Colonnades of the Midwest

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Both sunrise and dusk photos are among my favorite kinds of urban photography methods, as I find they help convey the more inscrutable, inconspicuous facets of urban form and design that a city exudes, normally unseen in the usual daytime pictures.

Ubiquitous throughout midtown Kansas City, Missouri, are the endearing Colonnade style apartment buildings that comprise a great deal of the residential architecture in the city. They are most frequently found ranging from two to three stories, plus basements.

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These three photographs are from my block, in what is the convergence of the Westport and West Plaza neighborhoods of KCMO — an area of the city that began settlement in the 1920s, as this quintessential American metropolis of its time expanded with fervor. Now, these buildings are pieces of antiquity in American architectural history. Without fail, I find more contemporary attempts at multi-family residential developments in this city to be… questionable.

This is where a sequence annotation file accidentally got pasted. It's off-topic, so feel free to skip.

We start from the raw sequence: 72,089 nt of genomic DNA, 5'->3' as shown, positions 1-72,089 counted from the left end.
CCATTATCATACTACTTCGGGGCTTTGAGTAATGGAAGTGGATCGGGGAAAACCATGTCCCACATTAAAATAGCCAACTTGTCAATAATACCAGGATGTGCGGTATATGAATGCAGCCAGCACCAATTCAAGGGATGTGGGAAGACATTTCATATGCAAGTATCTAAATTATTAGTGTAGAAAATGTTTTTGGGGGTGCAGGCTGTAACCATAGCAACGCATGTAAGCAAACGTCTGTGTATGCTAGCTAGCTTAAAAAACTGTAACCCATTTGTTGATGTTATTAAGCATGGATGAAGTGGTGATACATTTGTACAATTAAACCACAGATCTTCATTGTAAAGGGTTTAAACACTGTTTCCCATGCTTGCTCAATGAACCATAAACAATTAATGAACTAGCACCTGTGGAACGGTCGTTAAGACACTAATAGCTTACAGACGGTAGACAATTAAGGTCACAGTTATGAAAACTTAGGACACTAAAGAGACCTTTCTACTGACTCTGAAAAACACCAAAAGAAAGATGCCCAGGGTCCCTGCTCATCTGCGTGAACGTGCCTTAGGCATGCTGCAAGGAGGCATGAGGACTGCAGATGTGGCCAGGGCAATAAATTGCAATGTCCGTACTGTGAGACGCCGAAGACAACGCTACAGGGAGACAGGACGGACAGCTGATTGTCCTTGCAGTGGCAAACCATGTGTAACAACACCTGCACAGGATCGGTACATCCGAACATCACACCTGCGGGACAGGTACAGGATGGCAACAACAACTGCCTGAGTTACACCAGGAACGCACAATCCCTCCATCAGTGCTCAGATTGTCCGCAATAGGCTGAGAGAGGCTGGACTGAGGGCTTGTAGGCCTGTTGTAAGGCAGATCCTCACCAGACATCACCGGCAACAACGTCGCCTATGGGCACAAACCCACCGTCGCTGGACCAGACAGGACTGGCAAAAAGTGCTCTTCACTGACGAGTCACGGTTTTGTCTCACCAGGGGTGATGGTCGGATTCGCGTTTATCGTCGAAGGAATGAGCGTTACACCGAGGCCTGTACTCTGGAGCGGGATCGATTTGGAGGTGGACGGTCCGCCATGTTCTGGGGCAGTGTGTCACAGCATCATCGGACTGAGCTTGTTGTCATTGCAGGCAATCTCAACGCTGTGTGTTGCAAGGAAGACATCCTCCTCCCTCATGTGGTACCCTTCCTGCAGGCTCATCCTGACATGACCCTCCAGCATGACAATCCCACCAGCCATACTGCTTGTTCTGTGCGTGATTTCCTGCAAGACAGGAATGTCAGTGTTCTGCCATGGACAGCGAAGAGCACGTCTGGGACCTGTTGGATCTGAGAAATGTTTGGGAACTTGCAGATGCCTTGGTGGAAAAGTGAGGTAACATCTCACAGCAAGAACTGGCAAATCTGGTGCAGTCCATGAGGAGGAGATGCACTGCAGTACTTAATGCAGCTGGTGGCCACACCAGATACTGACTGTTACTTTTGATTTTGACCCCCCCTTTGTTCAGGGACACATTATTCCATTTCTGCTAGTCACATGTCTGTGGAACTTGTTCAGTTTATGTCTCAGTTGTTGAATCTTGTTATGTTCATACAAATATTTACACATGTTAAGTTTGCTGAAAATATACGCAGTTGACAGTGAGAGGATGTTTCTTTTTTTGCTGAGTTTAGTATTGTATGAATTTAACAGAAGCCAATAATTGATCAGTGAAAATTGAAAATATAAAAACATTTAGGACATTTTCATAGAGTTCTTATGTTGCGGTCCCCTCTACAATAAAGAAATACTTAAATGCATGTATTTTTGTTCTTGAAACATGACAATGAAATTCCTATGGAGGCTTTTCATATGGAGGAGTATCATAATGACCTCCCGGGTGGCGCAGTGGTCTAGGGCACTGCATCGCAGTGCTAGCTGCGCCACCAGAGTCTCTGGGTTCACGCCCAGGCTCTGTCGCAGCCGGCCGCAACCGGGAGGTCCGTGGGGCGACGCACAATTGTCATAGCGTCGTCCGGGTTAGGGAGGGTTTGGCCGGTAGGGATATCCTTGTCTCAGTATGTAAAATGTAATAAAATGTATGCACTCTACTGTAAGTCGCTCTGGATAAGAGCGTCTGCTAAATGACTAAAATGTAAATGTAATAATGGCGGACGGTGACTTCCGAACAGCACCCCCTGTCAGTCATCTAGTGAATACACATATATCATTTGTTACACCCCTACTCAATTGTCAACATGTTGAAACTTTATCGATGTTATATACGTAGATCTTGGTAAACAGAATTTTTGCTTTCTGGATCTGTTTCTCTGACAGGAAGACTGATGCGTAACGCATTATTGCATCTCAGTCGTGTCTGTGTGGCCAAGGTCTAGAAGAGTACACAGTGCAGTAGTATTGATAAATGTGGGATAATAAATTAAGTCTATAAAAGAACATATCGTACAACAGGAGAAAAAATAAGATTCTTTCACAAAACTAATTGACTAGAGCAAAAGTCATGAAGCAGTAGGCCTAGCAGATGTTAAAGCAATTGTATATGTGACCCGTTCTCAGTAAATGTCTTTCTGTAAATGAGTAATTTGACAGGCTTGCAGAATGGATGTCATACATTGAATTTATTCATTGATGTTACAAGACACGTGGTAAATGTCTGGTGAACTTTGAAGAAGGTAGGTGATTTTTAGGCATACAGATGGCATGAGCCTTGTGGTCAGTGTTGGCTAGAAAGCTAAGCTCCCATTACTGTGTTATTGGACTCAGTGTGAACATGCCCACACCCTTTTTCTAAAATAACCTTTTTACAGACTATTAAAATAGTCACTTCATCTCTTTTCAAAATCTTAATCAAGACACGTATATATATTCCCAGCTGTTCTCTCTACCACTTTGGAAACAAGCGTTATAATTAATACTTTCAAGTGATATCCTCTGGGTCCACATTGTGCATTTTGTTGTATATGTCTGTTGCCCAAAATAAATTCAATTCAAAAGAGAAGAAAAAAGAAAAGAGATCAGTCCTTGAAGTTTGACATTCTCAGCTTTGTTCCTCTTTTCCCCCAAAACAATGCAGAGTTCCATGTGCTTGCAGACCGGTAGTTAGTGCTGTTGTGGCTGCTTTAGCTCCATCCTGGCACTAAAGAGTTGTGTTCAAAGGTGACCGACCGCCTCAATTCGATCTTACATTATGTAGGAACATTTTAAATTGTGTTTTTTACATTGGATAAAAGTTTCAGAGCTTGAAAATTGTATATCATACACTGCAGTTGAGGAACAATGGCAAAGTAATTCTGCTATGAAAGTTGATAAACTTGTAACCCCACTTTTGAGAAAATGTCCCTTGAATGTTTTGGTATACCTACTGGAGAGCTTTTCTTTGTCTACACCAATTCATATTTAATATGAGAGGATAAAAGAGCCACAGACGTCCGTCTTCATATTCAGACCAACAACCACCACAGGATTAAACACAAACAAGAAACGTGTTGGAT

This entry was written by Eric Bowers , posted on Friday September 29 2006at 07:09 pm , filed under Architecture and tagged . Bookmark the permalink . Post a comment below or leave a trackback: Trackback URL.

One Response to “Colonnades of the Midwest”

  • Christopher DeWolf says:

    You’re right — dusk photos really are alluring, if they’re properly done. I like those apartment buildings, too. They’re very reminiscent of other types of two and three-storey residential buildings around the world: three-flats in Chicago, triplexes in Montreal, shophouses in Singapore.